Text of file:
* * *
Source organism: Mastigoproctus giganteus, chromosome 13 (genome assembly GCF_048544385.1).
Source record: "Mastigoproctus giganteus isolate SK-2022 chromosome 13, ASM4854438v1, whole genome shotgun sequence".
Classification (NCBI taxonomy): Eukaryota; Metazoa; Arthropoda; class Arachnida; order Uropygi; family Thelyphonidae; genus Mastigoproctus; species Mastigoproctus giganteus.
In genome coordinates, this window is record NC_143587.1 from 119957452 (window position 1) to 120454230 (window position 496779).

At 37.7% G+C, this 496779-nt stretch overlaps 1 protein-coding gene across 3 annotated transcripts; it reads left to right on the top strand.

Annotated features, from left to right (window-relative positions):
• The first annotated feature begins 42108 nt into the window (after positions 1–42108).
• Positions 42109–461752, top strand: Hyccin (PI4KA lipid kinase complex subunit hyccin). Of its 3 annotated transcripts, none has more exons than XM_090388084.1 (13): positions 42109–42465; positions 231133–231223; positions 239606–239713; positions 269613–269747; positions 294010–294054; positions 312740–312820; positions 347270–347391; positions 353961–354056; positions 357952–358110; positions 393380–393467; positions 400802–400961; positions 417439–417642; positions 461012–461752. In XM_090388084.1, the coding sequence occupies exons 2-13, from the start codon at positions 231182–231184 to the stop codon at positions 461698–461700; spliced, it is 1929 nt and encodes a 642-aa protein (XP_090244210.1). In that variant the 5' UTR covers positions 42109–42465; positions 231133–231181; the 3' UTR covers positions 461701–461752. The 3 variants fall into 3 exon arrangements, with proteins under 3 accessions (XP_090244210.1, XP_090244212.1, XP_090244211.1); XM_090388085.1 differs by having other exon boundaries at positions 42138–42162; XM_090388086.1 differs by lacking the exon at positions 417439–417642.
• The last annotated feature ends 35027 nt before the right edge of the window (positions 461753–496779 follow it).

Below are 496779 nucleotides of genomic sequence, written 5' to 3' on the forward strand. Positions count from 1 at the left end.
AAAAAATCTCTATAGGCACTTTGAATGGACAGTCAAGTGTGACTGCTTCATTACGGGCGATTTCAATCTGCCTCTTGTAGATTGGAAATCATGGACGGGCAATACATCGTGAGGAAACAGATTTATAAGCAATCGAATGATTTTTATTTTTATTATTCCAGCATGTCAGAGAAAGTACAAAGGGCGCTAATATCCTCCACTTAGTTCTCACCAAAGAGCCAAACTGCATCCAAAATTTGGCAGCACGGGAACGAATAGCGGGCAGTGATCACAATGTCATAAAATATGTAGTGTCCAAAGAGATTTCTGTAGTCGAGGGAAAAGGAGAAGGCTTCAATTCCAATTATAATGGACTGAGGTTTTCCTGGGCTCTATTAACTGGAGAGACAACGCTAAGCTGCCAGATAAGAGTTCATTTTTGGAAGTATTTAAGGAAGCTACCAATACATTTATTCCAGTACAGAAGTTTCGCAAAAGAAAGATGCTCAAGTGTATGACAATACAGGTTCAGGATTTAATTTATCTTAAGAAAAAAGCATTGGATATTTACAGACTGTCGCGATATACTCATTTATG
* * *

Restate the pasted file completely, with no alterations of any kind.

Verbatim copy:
Source organism: Mastigoproctus giganteus, chromosome 13 (genome assembly GCF_048544385.1).
Source record: "Mastigoproctus giganteus isolate SK-2022 chromosome 13, ASM4854438v1, whole genome shotgun sequence".
Classification (NCBI taxonomy): Eukaryota; Metazoa; Arthropoda; class Arachnida; order Uropygi; family Thelyphonidae; genus Mastigoproctus; species Mastigoproctus giganteus.
In genome coordinates, this window is record NC_143587.1 from 119957452 (window position 1) to 120454230 (window position 496779).

At 37.7% G+C, this 496779-nt stretch overlaps 1 protein-coding gene across 3 annotated transcripts; it reads left to right on the top strand.

Annotated features, from left to right (window-relative positions):
• The first annotated feature begins 42108 nt into the window (after positions 1–42108).
• Positions 42109–461752, top strand: Hyccin (PI4KA lipid kinase complex subunit hyccin). Of its 3 annotated transcripts, none has more exons than XM_090388084.1 (13): positions 42109–42465; positions 231133–231223; positions 239606–239713; positions 269613–269747; positions 294010–294054; positions 312740–312820; positions 347270–347391; positions 353961–354056; positions 357952–358110; positions 393380–393467; positions 400802–400961; positions 417439–417642; positions 461012–461752. In XM_090388084.1, the coding sequence occupies exons 2-13, from the start codon at positions 231182–231184 to the stop codon at positions 461698–461700; spliced, it is 1929 nt and encodes a 642-aa protein (XP_090244210.1). In that variant the 5' UTR covers positions 42109–42465; positions 231133–231181; the 3' UTR covers positions 461701–461752. The 3 variants fall into 3 exon arrangements, with proteins under 3 accessions (XP_090244210.1, XP_090244212.1, XP_090244211.1); XM_090388085.1 differs by having other exon boundaries at positions 42138–42162; XM_090388086.1 differs by lacking the exon at positions 417439–417642.
• The last annotated feature ends 35027 nt before the right edge of the window (positions 461753–496779 follow it).

Below are 496779 nucleotides of genomic sequence, written 5' to 3' on the forward strand. Positions count from 1 at the left end.
AAAAAATCTCTATAGGCACTTTGAATGGACAGTCAAGTGTGACTGCTTCATTACGGGCGATTTCAATCTGCCTCTTGTAGATTGGAAATCATGGACGGGCAATACATCGTGAGGAAACAGATTTATAAGCAATCGAATGATTTTTATTTTTATTATTCCAGCATGTCAGAGAAAGTACAAAGGGCGCTAATATCCTCCACTTAGTTCTCACCAAAGAGCCAAACTGCATCCAAAATTTGGCAGCACGGGAACGAATAGCGGGCAGTGATCACAATGTCATAAAATATGTAGTGTCCAAAGAGATTTCTGTAGTCGAGGGAAAAGGAGAAGGCTTCAATTCCAATTATAATGGACTGAGGTTTTCCTGGGCTCTATTAACTGGAGAGACAACGCTAAGCTGCCAGATAAGAGTTCATTTTTGGAAGTATTTAAGGAAGCTACCAATACATTTATTCCAGTACAGAAGTTTCGCAAAAGAAAGATGCTCAAGTGTATGACAATACAGGTTCAGGATTTAATTTATCTTAAGAAAAAAGCATTGGATATTTACAGACTGTCGCGATATACTCATTTATG